They were both very kind and put my nerves behind me right at the start. They were here to talk about the bullying that I had endured for over a year. It seemed to be fate that so many people had gone through the bullying. That so many people were affected was horrifying to me. I should have been and opened my mouth to the nurse director but I didn’t. I started to feel like utter crap for this!

I slowly talked about my experiences and about the fact that my lack of action over the other people was eating me up inside. I got told that right up front it wasn’t my fault, as every single one of us (there were many) that had been victimised by this woman and her clique of cronies all felt the same. We all wished we had spoken up, but we were all too scared.

The more we talked, the more memories came spilling out. It was like picking a scab. You really wanted to stop, but once you had started, then you had to keep going until all of the scabs was gone. I remembered all the little details of them making a tray of drinks (tea and coffee) for them and there was never a cup for me. Offers would be made to go to the canteen on Sunday morning and I was never asked. If I overheard and asked, my order would be conveniently be forgotten every single time. A million and one tiny things very quickly built up and they pushed me right to the edge of breaking. I hadn’t realised just how close to breaking I was. I turned out that this interview was the catalyst that pushed me over the edge and into the abyss.

I sobbed for about thirty minutes non-stop as they finished the interview and they were really good. They held my hands and said I may need to give evidence of my experience at a tribunal which made me sob even more but I understood why. They also said I could go home for the night as I wasn’t fit to finish my shift and they would understand if I needed time to heal.

That time to heal turned into almost three months off work. I couldn’t face it. I felt sick to the stomach about going back there and even when I did go back, I didn’t feel confident for a long time.

This whole experience sickened me to the core. Instead of being brave and reporting things, I let them multiply until I became very ill and that was what left me off work for so long.

I’m telling my story now in the hope that I can inspire even one person to have the courage to speak up and speak out about the workplace bullying that they are either witnessing or undergoing.

I am now medically retired due to physical health issues. However, I have seriously bad anxiety and paranoia which are attributed in part to the way that I was treated by that group of people at work. I would seriously urge anyone who is going through workplace bullying to please go to someone and speak out. Don’t make the mistakes I did and end up so ill that you cannot function. Don’t suffer. Speak up and speak out for the sake of your sanity. Please don’t suffer alone.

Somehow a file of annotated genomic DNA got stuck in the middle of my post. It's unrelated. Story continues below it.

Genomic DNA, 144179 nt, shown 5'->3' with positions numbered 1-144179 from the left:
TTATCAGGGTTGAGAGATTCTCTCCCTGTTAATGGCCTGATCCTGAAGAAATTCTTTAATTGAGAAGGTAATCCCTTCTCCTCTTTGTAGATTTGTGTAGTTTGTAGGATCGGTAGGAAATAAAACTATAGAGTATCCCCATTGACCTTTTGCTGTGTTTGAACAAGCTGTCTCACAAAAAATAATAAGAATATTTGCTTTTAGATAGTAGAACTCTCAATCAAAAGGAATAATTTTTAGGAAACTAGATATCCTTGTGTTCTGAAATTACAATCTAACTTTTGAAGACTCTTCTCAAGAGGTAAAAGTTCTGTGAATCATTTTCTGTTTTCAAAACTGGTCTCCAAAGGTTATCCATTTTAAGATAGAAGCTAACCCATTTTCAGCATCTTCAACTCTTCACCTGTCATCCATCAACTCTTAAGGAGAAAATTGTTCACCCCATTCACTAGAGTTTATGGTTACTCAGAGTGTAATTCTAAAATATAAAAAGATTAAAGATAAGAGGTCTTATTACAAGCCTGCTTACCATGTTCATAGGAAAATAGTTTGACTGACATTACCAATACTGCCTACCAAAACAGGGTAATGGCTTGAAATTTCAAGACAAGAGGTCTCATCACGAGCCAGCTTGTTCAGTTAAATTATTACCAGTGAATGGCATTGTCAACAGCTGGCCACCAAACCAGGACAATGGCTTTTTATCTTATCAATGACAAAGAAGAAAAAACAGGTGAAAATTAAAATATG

My blog can be found here: https://arwenfreebird.wordpress.com

Advertisements

21 replies on “Guest Post: Bullying in the Workplace

  1. I am sorry to hear about your bad experiences which you described in this courageous post. Workplace bullying is a terrible thing, especially when it is from the very people you work alongside. I also experienced something like this in the recent past and it was a rude shock because I’d only had good workplaces experiences before. It’s good that senior managers eventually intervened and that you got to speak about your experiences.

    Liked by 3 people

  2. Pesten is van alle tijden maar er moet eindelijk eens een einde aankomen.Ook diegene die laten begaan en hun hoofd wegdraaien moetyen eindelijk eens gaan reageren misschien komt er dan eindelijk een oplossing.

    Liked by 2 people

  3. Adult-on-adult bullying, especially in the “helping professions”, is patently illegal here in the States, a violation of Federal law (Office of Civil Rights). That may sound ludicrous, in the Age of Trump, but even he is not getting away with bullying. It is a fine thing that the tyrants were taken down, though at such a cost to you as a human being. I hope you can recover enough, to follow your bliss.

    Liked by 1 person

  4. Dear Kally,

    You went through very bad times indeed and you have my full understanding and sympathy. In my life I came also across one guy who always wanted to “gain” plus-points from our mutual boss and so he tried to find mistakes during my work. Nevertheless I continued to treat him with respect and good thoughts for him (not like eye for eye or tooth for a tooth), I know that good thoughts also have an effect. Normally we react differently and begin to hate such people. Then it happened that his notebook did not work anymore and he could not affort to buy a new one. I told him that I have another one, a bit older but well working. He was really shocked about my reaction, about this offer, he would have expected me to be angry with him, to fight against him, instead I did the opposite – he was pleased to take my old notebook and for some days he was really confused and did not know what to say – a bit more time passed and he became very friendly to me. Something has changed his mind…

    I wish you all the best, courage and strength
    Thanks for sharing it, my friend
    Didi

    Liked by 1 person

Leave a Reply

Fill in your details below or click an icon to log in:

WordPress.com Logo

You are commenting using your WordPress.com account. Log Out /  Change )

Google+ photo

You are commenting using your Google+ account. Log Out /  Change )

Twitter picture

You are commenting using your Twitter account. Log Out /  Change )

Facebook photo

You are commenting using your Facebook account. Log Out /  Change )

Connecting to %s